- Code MATH6114
- Unit Value 6 units
In Sem 2 2022, this course is on campus with remote adjustments only for participants with unavoidable travel restrictions/visa delays.
The need to protect information being transmitted electronically, such as the widespread use of electronic payment, has transformed the importance of cryptography. Most of the modern types of cryptosystems rely on number theory for their theoretical background. This course introduces elementary number theory, with an emphasis on those parts that have applications to cryptography, and shows how the theory can be applied to cryptography.
Number theory topics will be chosen from: the Euclidean algorithm, greatest common divisor, prime numbers, prime factorisation, primality testing, modular arithmetic, the Chinese remainder theorem, diophantine equations, sums of squares, Euler's function, Fermat's little theorem, primitive roots, quadratic residues, quadratic reciprocity, Pell's equation, continued fractions, Diophantine approximation.
Cryptography topics will be chosen from: symmetric key cryptosystems, including classical examples and a brief discussion of modern systems such as DES and AES, public key systems such as RSA and discrete logarithm systems, cryptanalysis (code breaking) using some of the number theory developed.
Note: Graduate students attend joint classes with undergraduates but are assessed separately. The additional assessment will consist of assignments requiring deeper conceptual understanding and/or a project, and the final exam will contain alternative questions requiring deeper conceptual understanding.
Upon successful completion, students will have the knowledge and skills to:
- Solve problems in elementary number theory.
- Apply elementary number theory to cryptography.
- Develop a deeper conceptual understanding of the theoretical basis of number theory and cryptography.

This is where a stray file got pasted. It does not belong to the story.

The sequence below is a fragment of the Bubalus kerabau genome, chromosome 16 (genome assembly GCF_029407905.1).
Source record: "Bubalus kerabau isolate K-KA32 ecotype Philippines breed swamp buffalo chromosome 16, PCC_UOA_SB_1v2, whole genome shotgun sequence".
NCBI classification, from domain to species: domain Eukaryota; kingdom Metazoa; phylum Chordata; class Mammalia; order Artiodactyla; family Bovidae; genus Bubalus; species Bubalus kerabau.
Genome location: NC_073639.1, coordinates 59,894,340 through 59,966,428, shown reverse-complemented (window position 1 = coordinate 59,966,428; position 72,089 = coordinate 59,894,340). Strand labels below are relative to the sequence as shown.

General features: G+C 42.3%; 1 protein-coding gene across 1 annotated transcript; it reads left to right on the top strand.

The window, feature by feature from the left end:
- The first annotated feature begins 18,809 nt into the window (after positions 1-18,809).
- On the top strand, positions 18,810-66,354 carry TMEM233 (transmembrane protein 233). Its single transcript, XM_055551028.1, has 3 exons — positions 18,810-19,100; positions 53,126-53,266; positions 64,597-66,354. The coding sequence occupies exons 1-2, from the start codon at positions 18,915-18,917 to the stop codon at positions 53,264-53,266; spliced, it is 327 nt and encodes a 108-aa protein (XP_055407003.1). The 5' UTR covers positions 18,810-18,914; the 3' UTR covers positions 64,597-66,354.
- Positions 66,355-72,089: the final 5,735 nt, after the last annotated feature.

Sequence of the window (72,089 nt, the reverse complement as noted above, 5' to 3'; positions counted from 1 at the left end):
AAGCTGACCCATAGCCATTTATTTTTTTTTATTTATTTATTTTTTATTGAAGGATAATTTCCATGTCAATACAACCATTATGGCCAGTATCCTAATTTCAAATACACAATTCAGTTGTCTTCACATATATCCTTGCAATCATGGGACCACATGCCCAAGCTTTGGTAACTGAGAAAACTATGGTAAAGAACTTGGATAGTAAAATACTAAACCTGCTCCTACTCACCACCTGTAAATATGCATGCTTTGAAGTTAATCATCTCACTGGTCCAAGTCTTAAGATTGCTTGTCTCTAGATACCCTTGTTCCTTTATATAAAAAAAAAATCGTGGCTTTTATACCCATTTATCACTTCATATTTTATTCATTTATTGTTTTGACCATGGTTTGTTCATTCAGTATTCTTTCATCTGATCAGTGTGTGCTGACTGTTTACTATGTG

- Five assignments (50) [LO 1,2,3]
- Final examination (50) [LO 1,2,3]
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The expected workload will consist of approximately 130 hours throughout the semester including:
- Face-to face component, which may consist of 3 lectures per week and regular workshops
- Approximately 84 hours of self directed study, which will include preparation for lectures, workshops, and other assessment tasks.
No course-specific inherent requirements.
Requisite and Incompatibility
You will need to contact the Mathematical Sciences Institute to request a permission code to enrol in this course.
"Elementary Number Theory", by Kenneth Rosen
To enrol in this course you must be studying a Master of Science in Mathematical Sciences or Master of Mathematical Sciences (Advanced).
Tuition fees are for the academic year indicated at the top of the page.
Commonwealth Support (CSP) Students
If you have been offered a Commonwealth supported place, your fees are set by the Australian Government for each course. At ANU 1 EFTSL is 48 units (normally 8 x 6-unit courses). More information about your student contribution amount for each course at Fees.
- Student Contribution Band:
- Unit value:
- 6 units
If you are a domestic graduate coursework student with a Domestic Tuition Fee (DTF) place or international student you will be required to pay course tuition fees (see below). Course tuition fees are indexed annually. Further information for domestic and international students about tuition and other fees can be found at Fees.
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Offerings, Dates and Class Summary Links
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